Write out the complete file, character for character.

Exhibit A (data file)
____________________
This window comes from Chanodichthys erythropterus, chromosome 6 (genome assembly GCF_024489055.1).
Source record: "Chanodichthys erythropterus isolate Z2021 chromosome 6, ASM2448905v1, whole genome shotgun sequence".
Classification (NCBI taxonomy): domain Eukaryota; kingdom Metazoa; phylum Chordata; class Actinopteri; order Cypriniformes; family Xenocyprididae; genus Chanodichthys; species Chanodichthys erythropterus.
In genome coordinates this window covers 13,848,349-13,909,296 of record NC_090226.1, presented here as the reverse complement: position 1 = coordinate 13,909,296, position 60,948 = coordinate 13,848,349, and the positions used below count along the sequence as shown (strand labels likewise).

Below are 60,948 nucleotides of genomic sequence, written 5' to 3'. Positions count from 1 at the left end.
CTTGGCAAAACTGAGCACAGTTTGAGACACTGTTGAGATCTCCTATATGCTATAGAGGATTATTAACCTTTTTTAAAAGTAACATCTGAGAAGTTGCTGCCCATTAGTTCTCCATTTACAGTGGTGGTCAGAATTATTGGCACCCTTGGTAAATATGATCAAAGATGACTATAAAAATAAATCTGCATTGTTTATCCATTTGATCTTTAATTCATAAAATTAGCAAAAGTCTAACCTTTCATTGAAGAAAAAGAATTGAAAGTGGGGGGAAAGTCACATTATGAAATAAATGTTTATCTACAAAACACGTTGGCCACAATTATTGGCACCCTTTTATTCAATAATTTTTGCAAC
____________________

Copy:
This window comes from Chanodichthys erythropterus, chromosome 6 (genome assembly GCF_024489055.1).
Source record: "Chanodichthys erythropterus isolate Z2021 chromosome 6, ASM2448905v1, whole genome shotgun sequence".
Classification (NCBI taxonomy): domain Eukaryota; kingdom Metazoa; phylum Chordata; class Actinopteri; order Cypriniformes; family Xenocyprididae; genus Chanodichthys; species Chanodichthys erythropterus.
In genome coordinates this window covers 13,848,349-13,909,296 of record NC_090226.1, presented here as the reverse complement: position 1 = coordinate 13,909,296, position 60,948 = coordinate 13,848,349, and the positions used below count along the sequence as shown (strand labels likewise).

Below are 60,948 nucleotides of genomic sequence, written 5' to 3'. Positions count from 1 at the left end.
CTTGGCAAAACTGAGCACAGTTTGAGACACTGTTGAGATCTCCTATATGCTATAGAGGATTATTAACCTTTTTTAAAAGTAACATCTGAGAAGTTGCTGCCCATTAGTTCTCCATTTACAGTGGTGGTCAGAATTATTGGCACCCTTGGTAAATATGATCAAAGATGACTATAAAAATAAATCTGCATTGTTTATCCATTTGATCTTTAATTCATAAAATTAGCAAAAGTCTAACCTTTCATTGAAGAAAAAGAATTGAAAGTGGGGGGAAAGTCACATTATGAAATAAATGTTTATCTACAAAACACGTTGGCCACAATTATTGGCACCCTTTTATTCAATAATTTTTGCAAC